Lord, that the use of the Offertory is more likely to be blessed
by God Almighty to the revival of a practical faith in these
truths, than any other means to which we can resort. I
imagine it to be the only means by which " all classes of the
community" can possibly be brought to take their share in
those good works for which the help of all is so greatly

The amount of success in restoring this practice would no
doubt be at first more or less encouraging, according to the
extent to which the duty of alms-giving has been already
taught and practised in different parishes. In some it would
be but the carrying out in a new and (as it appears to me) a
better form, principles long and faithfully acted upon. In
others it would be received as a strange thing, and would
need much patient and oft-repeated explanation. But pro-
vided that such explanation was affectionately and per-
severingly afforded, and information occasionally given re-
specting the several works to which the offerings were
devoted, either by the Clergyman himself, or by printed
statements periodically supplied to him, and circulated by
him in his parish ; provided, too, that all proper publicity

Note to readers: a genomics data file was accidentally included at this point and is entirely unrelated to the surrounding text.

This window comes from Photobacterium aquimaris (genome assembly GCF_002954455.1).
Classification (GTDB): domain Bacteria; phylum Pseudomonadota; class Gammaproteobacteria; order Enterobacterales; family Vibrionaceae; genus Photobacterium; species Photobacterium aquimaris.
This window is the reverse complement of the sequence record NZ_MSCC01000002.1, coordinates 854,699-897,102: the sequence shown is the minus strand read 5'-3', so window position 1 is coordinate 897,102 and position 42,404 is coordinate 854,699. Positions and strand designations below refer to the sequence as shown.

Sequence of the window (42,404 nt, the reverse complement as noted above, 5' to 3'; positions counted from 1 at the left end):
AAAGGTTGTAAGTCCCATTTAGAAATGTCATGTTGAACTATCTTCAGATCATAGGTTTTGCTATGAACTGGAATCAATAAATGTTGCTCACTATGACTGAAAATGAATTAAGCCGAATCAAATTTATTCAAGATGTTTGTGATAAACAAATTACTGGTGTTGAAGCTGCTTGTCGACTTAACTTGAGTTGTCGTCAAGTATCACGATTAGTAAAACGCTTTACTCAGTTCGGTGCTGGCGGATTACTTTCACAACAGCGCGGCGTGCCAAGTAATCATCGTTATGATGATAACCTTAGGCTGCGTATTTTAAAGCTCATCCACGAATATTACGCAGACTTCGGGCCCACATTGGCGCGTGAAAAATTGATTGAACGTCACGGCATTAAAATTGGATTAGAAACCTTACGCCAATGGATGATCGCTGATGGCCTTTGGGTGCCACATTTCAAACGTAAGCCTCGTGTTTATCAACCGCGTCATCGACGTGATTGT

was given to the mode in which the sums collected were
disposed of, — the churchwardens being associated with the

* Prov. iii. 10, 1 1 .
B 2


Clergyman in his care of this sacred fund^ as ordered by the
Rubric, — and I cannot suppose it possible^ that the Offer-
tory would, after a little while, be in any parish other than
the channel by which the people w ould willingly make their
grateful offerings for those pious and charitable works to
which they are exhorted by their Pastor, under the sanction
of their Bishop.

I will only add, that I am, my Lord,

With the sincerest respect.

Your Lordship's obedient servant,


Kinwarton Rectory,
Dec. 5, 1842.

* " Considering tlie great amount of wealth in this country, and, I must add,
the charitable and liberal disposition of a large portion of our congregations, I
cannot think there would be any difficulty in inti'oducing the practice, with so
holy and religious an object in view. Where the contribution was voluntary,
and was urged and recommended on religious motives, it would surely be diffi-
cult to imagme on what grounds Christian congregations could object to it. It
may be said, that the amoimt would be insignificant, and that many persons